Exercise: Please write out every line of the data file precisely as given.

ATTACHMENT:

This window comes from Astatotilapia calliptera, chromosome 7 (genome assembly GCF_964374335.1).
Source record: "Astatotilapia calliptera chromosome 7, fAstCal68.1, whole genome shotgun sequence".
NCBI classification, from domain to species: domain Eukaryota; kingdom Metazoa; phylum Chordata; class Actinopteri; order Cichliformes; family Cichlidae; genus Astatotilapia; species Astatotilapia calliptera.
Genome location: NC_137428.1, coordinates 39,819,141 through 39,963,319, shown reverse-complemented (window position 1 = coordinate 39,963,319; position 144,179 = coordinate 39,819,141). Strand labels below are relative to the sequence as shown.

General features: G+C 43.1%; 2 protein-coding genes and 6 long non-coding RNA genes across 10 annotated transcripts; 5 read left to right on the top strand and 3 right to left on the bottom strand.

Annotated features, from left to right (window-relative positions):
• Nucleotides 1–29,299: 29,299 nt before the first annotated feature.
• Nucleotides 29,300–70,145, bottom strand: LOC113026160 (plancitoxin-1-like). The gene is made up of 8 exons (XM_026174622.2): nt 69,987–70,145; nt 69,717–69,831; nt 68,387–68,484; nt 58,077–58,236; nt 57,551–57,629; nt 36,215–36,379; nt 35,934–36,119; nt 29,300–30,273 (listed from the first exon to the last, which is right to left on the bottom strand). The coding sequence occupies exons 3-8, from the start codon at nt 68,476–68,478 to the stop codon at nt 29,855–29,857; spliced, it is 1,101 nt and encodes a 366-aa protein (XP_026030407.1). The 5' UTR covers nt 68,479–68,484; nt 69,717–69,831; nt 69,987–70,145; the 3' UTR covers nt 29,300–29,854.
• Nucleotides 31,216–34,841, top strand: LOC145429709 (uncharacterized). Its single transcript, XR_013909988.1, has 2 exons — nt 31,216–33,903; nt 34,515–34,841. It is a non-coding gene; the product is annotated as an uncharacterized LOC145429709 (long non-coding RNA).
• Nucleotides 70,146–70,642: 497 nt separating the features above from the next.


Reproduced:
This window comes from Astatotilapia calliptera, chromosome 7 (genome assembly GCF_964374335.1).
Source record: "Astatotilapia calliptera chromosome 7, fAstCal68.1, whole genome shotgun sequence".
NCBI classification, from domain to species: domain Eukaryota; kingdom Metazoa; phylum Chordata; class Actinopteri; order Cichliformes; family Cichlidae; genus Astatotilapia; species Astatotilapia calliptera.
Genome location: NC_137428.1, coordinates 39,819,141 through 39,963,319, shown reverse-complemented (window position 1 = coordinate 39,963,319; position 144,179 = coordinate 39,819,141). Strand labels below are relative to the sequence as shown.

General features: G+C 43.1%; 2 protein-coding genes and 6 long non-coding RNA genes across 10 annotated transcripts; 5 read left to right on the top strand and 3 right to left on the bottom strand.

Annotated features, from left to right (window-relative positions):
• Nucleotides 1–29,299: 29,299 nt before the first annotated feature.
• Nucleotides 29,300–70,145, bottom strand: LOC113026160 (plancitoxin-1-like). The gene is made up of 8 exons (XM_026174622.2): nt 69,987–70,145; nt 69,717–69,831; nt 68,387–68,484; nt 58,077–58,236; nt 57,551–57,629; nt 36,215–36,379; nt 35,934–36,119; nt 29,300–30,273 (listed from the first exon to the last, which is right to left on the bottom strand). The coding sequence occupies exons 3-8, from the start codon at nt 68,476–68,478 to the stop codon at nt 29,855–29,857; spliced, it is 1,101 nt and encodes a 366-aa protein (XP_026030407.1). The 5' UTR covers nt 68,479–68,484; nt 69,717–69,831; nt 69,987–70,145; the 3' UTR covers nt 29,300–29,854.
• Nucleotides 31,216–34,841, top strand: LOC145429709 (uncharacterized). Its single transcript, XR_013909988.1, has 2 exons — nt 31,216–33,903; nt 34,515–34,841. It is a non-coding gene; the product is annotated as an uncharacterized LOC145429709 (long non-coding RNA).
• Nucleotides 70,146–70,642: 497 nt separating the features above from the next.